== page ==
"It seemed to Mr. Waring that the sinking of a shaft 250 feet deep - most of it, he supposed, through granite - must have occupied a long time, and perhaps the time occupied and the cost of this shaft ($88,000) had been hardly warranted merely in order to obtain two additional working-faces in the heading. Had the shaft been retained for the purpose of ventilation, the case would have been different; but the Author stated that the shafts were plugged after the completion of the tunnel."

[Mr Eves replied] "The advisability of sinking deep shafts was often questioned. [...] As 500 feet of heading was driven from the bottom of the shaft alone, about 100 days were gained directly. Besides which all the material excavated in driving the heading at the north side was brought up the shaft, which relieved the congestion of traffic throughthe portal."

From pages 207 and 232 of Eves GW (1911) The Canton- Kowloon Railway: British section. Minutes of the Proc. of the Institution of Civil Engineers. vol 192 pp 190-204. (Discussion, vol 192, pp 205 -246)

Would they have used the ropeway to carry the excavated material down to ground level where it could be used elsewhere in the construction?

I'll guess the ropeway ran to the left of the four black buildings. At 11 o'clock from them there's a small embankment that looks about right for a pylon. But again, just a guess!

Regards, David

With Bob & IDJ's help I've been reading this 1911 article from The Engineer (see pages 428-430, and the photos on page 431).

It gives more facts & figures:

  1. South portal 75.5 ft above sea level
  2. North portal 98 ft above sea level
  3. South shaft: 88ft deep, 338 ft from south face, 11ft 4in x 8ft 4in, sunk between Oct-Dec 1906
  4. North shaft: 268ft deep, 1290 ft from north face, 15ft x 12ft, sunk between Jan-Oct 1907. (It disagrees with the other report that it was filled up, saying: "The south shaft has been filled up, while the north shaft is brick-lined, and will serve as a permanent ventilator.")
  5. "Most of the bungalows at the north face, on account of sanitary reasons, were placed on hills 400ft above the ground level outside the tunnel. and for the benefit of the staff an aerial ropeway 2800ft in length was erected."

If the North shaft opening is 366ft (98+268), or 112m above sea level, and 1290ft / 392m south of the portal, it was a little way in front of the catchwater shown in Peter's photo. (The catchwater runs along the 145m contour). That puts paid to my ropeway-to-shaft idea!

So instead we're looking for it to run from around the portal to the bungalows, somewhere appx 2800ft / 851 m away, and around the 498ft / 151m contour.

Regards, David

Moddsey, thanks for the extra photos.

Thanks also to Peter, who sent the relevant section from the Institute of Civil Engineers article:

Owing to the numerous casualties due to malaria a commission of local doctors advised that all the Europeans working at the north face should live on the top of the hills on the other side of the valley from the tunnel portal. This would have entailed going down the Beacon Hill into the valley and climbing up a height of 430 feet on the other side. In order to avoid the delay, a passenger-ropeway was erected to carry the foremen and miners across the valley and up to the top of the opposite hill. Its length was 2,800 feet, and the difference of levels of the terminals was 280 feet. The cost of running this ropeway was $270 per month.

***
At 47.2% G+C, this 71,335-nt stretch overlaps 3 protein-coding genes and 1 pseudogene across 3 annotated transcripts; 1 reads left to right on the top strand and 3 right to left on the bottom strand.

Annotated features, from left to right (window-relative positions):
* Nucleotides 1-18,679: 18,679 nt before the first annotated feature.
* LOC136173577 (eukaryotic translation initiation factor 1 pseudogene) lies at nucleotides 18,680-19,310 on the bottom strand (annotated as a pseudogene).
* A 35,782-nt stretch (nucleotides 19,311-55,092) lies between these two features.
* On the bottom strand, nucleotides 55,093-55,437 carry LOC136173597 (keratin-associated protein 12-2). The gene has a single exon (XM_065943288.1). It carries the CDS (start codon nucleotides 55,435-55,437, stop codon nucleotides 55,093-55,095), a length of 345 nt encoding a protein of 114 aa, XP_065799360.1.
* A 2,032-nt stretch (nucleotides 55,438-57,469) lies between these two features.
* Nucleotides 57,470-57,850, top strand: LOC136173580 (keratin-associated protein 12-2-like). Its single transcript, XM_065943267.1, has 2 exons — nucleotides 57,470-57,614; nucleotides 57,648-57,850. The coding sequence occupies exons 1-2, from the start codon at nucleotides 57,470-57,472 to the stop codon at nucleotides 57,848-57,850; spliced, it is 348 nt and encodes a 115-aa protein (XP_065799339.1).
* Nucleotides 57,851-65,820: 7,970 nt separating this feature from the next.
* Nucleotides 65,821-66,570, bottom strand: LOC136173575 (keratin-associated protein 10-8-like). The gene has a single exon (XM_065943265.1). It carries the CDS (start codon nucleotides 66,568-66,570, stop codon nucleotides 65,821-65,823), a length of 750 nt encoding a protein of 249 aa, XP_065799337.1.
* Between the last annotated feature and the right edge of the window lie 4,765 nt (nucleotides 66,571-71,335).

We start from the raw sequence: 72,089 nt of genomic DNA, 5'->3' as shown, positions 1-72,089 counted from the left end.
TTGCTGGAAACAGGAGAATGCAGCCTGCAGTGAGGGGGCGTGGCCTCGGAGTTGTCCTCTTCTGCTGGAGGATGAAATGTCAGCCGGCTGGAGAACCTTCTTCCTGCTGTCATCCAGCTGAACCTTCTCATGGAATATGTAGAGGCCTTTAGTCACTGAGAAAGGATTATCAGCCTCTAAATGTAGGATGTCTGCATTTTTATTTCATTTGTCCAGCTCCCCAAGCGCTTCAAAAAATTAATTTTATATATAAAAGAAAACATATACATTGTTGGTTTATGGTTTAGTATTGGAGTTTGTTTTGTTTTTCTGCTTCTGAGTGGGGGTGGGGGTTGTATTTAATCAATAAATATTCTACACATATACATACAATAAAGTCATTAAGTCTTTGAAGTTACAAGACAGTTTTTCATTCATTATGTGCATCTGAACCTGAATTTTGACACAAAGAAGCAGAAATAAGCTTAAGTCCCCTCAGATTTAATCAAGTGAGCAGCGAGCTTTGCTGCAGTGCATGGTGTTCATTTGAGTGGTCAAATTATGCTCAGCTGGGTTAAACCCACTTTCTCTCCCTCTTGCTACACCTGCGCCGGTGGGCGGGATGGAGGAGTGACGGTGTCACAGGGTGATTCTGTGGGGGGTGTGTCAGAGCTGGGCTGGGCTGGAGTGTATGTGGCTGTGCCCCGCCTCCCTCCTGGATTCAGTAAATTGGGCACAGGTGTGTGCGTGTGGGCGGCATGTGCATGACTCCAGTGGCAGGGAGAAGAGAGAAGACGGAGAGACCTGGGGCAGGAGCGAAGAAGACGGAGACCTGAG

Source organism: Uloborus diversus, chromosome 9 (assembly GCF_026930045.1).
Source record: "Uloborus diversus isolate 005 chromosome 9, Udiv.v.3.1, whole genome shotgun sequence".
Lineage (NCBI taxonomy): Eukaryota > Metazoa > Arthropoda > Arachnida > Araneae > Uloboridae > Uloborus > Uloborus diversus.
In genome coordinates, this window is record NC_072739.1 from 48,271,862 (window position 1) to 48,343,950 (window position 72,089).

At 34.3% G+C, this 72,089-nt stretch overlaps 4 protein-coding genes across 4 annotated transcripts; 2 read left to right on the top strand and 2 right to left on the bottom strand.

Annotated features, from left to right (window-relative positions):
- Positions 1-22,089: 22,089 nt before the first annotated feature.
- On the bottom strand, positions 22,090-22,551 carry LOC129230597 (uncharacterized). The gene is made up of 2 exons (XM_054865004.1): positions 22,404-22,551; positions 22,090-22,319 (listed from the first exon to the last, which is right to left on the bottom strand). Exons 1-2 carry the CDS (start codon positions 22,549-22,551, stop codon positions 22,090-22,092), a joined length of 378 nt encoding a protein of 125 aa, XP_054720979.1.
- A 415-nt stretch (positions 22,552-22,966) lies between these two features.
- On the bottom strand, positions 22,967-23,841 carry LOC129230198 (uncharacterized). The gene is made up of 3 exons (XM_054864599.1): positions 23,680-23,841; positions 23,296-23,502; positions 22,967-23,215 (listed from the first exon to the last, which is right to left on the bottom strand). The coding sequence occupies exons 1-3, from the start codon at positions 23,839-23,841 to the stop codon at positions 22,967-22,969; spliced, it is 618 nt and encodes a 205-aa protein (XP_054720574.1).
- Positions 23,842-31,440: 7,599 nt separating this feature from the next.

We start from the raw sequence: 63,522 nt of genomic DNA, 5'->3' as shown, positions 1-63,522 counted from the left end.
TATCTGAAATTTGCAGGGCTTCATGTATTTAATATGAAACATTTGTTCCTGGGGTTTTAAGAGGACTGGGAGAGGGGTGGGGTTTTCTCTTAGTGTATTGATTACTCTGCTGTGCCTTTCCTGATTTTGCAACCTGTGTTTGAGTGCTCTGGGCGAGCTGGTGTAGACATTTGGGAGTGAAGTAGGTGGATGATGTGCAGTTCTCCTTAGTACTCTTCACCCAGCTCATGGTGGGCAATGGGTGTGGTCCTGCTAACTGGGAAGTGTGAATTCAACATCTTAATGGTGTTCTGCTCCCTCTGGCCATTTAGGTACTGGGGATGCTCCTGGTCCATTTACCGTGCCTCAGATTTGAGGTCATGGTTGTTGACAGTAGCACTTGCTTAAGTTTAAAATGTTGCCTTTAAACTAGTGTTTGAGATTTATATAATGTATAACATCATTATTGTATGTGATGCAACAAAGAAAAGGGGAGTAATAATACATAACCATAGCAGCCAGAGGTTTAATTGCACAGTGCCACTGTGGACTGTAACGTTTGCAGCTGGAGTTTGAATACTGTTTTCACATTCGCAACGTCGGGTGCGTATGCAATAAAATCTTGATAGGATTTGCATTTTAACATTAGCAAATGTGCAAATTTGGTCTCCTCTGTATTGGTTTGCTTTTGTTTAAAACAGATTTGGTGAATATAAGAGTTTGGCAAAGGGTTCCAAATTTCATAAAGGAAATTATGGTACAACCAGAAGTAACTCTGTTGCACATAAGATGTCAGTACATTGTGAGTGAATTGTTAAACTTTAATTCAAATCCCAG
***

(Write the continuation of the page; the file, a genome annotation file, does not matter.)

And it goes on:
So rather than running up the slope above the portal, instead it ran north across the valley and up the opposite slope. Peter also noted "At 2,800 ft long it might have been  too long to have only finished at the top of today's Keng Hau Rd/Taipo Road junction. It might have actually gone to the top of Sha Tin Heights  ( the site of today's Ascot and Golden Time Villas). "

If I use the measuring tool on the Government's Map Website, and draw a line 851m from the portal, it brings me to the 150m contour just in front of Ascot Villa! So somewhere around there seems likely for the location of the Europeans' bungalows, and end of the ropeway.

Sha Tin Heights was where Phil & Thomas had suggested earlier. Sorry for being dense, I thought that area was further south, but now see it's the area around Ascot Villa / Golden Time Villas that Peter described.

That's a good-enough answer for now, but hopefully a sharper photo will turn up at some point to confirm it.

Thanks again for everyone's help,

Regards, David

Shatin Heights Ropeway
Shatin Heights Ropeway, by Geoffrey2

These concrete blocks have always intrigued me from a very young age whenever I visited the graves of my great-grannies where the blocks lie on a flat ground immediately behind the graves. The urge to rediscover them has only been triggered recently after I came across information of a local tour which takes visitors to the hills above Quarry Bay to look at the remnants of the built heritage left behind by Swire. One of the photo from the tour really intrigues me as it shows cable car foundations which would look remarkably similar to the ones behind the graves of my ancestors.

From my observation, there appears to be a rectangular grid of 5x3, together with two particularly chunky blocks sitting in the centre of the grid which have been engulfed by some banyan trees. And there appears to be some exposed metallic remnants sitting in the centre of each of the blocks. 

The blocks could be found in the Woodcrest Hill housing estate at the end of a flight of stairs on top of a small hill and I have included a map here as well. 

Shatin Heights Ropeway
Shatin Heights Ropeway, by Geoffrey2


Shatin Heights Ropeway
Shatin Heights Ropeway, by Geoffrey2


Shatin Heights Ropeway
Shatin Heights Ropeway, by Geoffrey2